Ho Chi Minh City With A Three Month Old
We took our three month old to Vietnam. Sounds crazy but it was actually one of the easier holidays we had with our portable, non-moving, always sleeping, breast-feeding bean. We visited Ho Chi Minh City during Tết – the Vietnamese new year. Going to Vietnam during this time with a baby wasn’t a strategic move but it turned out to be hugely advantageous due to there being less people and therefore less pram vs people struggles on the streets.
We stayed at the Liberty Central Hotel. This hotel is fine – it’s not outstanding but a basic ’boutique’ hotel. It was pleasant enough and I would probably stay again for a couple of nights. It has a small pool and an acceptable buffet breakfast but we mainly chose it based on its central location and it was definitely very good for that.
In my opinion, Ho Chi Minh City is a great place to take a baby. When you have a newborn, you do a lot of walks (usually around your local park). In this city, you can easily walk around thanks to the wide and shady boulevard style pavements – there is a lot of space here for pram walking, especially as you move further towards the French quarter. There are, of course, the busier market streets which take a bit of negotiation but it’s nothing you can’t handle.
T-Rex blissfully unaware and a Vietnamese Propaganda Poster
How to cross the road in Vietnam with a pram: In stark contradiction to the easy pavements, crossing the road in Vietnam is an art unto itself. I did have several near heart attacks during our week of Vietnamese road crossing but this is how to do it. When you decide to step off that pavement with the pram – make the decision with confidence, don’t hesitate, just go with strength and determination. If you don’t take on this attitude you will be stuck on the pavement forever because there are a zillion motorbikes in Ho Chi Minh City. This technique works because, although the sea of mopeds are quite possibly the scariest thing you’ll encounter here, you’ll find that they will actually dance to your tune and just gracefully veer around you – it is like an unsaid rule between drivers and pedestrians. Nobody stop, everyone just go and we’ll work with it.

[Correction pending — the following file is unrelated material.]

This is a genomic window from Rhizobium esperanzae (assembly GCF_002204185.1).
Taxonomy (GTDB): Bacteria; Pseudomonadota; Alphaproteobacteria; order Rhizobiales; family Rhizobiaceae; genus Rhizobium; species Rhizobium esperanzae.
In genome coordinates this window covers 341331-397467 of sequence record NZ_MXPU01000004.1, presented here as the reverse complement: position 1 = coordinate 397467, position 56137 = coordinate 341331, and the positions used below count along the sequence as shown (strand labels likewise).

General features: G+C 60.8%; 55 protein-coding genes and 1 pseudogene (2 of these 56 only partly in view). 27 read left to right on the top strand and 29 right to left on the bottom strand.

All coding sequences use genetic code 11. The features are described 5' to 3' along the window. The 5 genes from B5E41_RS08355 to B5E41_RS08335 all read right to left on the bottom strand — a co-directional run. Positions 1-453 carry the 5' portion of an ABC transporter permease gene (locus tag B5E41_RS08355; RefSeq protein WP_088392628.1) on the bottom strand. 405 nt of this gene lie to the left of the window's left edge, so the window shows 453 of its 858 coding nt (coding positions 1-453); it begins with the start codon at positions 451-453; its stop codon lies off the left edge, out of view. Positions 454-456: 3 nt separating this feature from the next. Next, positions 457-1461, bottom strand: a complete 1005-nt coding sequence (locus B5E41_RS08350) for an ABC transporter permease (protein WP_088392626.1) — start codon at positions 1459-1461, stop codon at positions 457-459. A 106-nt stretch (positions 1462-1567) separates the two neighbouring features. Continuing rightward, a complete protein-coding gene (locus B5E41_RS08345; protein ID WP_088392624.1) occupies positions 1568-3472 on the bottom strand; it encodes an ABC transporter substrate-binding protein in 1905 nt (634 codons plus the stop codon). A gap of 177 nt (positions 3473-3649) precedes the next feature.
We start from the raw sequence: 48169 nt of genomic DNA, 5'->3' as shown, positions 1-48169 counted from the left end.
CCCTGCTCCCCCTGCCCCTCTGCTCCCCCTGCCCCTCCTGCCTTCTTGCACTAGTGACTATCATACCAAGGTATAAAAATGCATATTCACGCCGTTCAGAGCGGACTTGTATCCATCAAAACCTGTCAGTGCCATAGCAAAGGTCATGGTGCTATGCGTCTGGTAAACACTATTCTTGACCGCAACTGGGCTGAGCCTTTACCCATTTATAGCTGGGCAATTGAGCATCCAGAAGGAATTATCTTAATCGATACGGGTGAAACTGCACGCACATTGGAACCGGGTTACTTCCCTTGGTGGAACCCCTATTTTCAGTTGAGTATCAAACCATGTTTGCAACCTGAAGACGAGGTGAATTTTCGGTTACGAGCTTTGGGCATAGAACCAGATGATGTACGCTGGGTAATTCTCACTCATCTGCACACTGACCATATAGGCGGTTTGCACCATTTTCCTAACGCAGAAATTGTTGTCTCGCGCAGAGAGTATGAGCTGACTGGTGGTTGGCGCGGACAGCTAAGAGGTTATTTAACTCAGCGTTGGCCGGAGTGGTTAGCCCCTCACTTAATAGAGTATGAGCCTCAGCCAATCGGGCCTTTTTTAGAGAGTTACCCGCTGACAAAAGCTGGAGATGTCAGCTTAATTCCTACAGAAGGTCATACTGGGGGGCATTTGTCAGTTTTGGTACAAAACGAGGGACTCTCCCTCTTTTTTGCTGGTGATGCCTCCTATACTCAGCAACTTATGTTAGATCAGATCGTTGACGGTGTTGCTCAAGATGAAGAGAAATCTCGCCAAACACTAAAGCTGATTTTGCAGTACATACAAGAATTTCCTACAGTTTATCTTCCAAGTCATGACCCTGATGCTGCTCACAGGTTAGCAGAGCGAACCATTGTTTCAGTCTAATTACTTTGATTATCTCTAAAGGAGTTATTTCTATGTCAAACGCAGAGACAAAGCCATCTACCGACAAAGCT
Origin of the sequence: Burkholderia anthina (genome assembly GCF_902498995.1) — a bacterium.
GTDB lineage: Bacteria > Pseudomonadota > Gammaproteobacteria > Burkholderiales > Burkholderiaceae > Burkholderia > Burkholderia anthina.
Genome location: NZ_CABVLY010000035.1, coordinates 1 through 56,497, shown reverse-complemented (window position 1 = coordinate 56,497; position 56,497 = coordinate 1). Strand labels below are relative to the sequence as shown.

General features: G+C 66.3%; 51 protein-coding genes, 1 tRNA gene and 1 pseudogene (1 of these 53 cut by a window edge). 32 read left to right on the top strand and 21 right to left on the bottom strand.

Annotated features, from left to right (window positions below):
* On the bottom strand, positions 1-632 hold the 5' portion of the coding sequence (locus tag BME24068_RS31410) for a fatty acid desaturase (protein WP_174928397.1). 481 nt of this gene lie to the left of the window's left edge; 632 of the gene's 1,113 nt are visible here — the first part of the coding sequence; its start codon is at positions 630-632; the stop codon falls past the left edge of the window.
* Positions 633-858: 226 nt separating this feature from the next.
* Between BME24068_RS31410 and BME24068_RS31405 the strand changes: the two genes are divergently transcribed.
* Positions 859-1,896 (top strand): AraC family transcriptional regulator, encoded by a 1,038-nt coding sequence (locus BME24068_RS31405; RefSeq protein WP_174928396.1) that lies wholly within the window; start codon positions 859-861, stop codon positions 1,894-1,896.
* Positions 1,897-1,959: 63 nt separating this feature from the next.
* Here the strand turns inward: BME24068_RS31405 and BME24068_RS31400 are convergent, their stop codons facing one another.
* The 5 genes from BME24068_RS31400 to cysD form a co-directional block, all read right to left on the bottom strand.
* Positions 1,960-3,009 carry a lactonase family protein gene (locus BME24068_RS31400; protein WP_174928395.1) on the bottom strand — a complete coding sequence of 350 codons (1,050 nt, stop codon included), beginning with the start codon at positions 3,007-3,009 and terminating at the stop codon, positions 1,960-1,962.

L’Usine is a cafeteria and shop
Once you have mastered the road crossing you can reward yourself in one of the many excellent coffee houses of Ho Chi Minh. Tired parents, this city is a coffee haven with varieties from all over the world – they take their coffee seriously. More interesting is the Vietnamese coffee ca phe sua da – literally “coffee, milk, ice”. It’s sweeter than a normal coffee because they use condensed milk but it’s refreshing and it suits the humid climate much better than a standard hot coffee.
When you have walked the streets which are an eclectic mix of modern skyscrapers, French colonial architecture and traditional Vietnamese market sellers, you can walk around the museums. We went to two; The Ho Chi Minh City Museum and The Reunification
Other things to do in Ho Chi Minh City:
Shop: Boutique shops such as L’Usine are in Dong Khoi and District 1. If you like Vietnamese propaganda posters then you can look and buy at these galleries: Lotus (25 Dong Khoi street) and Dogma (43 Ton That Thiep).
Eat: The Refinery Courtyard – this is a really cool little courtyard of trendy restaurants including The Refinery, Hoa Tuc and Blanchy Street. If you’ve eaten too much Pho and want a change Blanchy Street is run by an ex-Nobu chef – it is Japanese food and it is absolutely amazing (expensive for Vietnam but not for UK). As with most places in Asia, all the restaurants are very child friendly and staff very welcoming.
Visit: Củ Chi tunnels if you have older children interested in history then this network of tunnels are symbolic of the tenacious spirit of the Vietnamese. Used by Viet Cong soldiers as hiding spots during combat, as well as being communication and supply routes for hospitals, food and weapon caches and living quarters for numerous North Vietnamese fighters.
Baby & Kids Play Zones: There is a list here on the blog Hello Saigon that I found. We didn’t go to any of these because T-Rex was too small – I also have an aversion to soft play but I know sometimes it’s necessary and in many cases can be a life saver.
Baby Supplies: If you are not breastfeeding they sell formula in all the supermarkets. The formulas are obviously different brands but you can sort of make out what is what. I came to the conclusion with the formula that whilst I might be militant with what I fed T-Rex at home, I had to be flexible abroad – if he drank it I was happy. There are baby supply shops – a list is here: Angloinfo.com
Visas: You have to get one before you go and then you have to get your document stamped on arrival in Vietnam. Use this website to get your visa: Vietnam-evisa.org
Vaccinations: Surprisingly, T-Rex didn’t need any extra vaccinations before we went to Vietnam – the GP told me that the standard baby jabs he was already having were sufficient but I would always check before you go because things can change.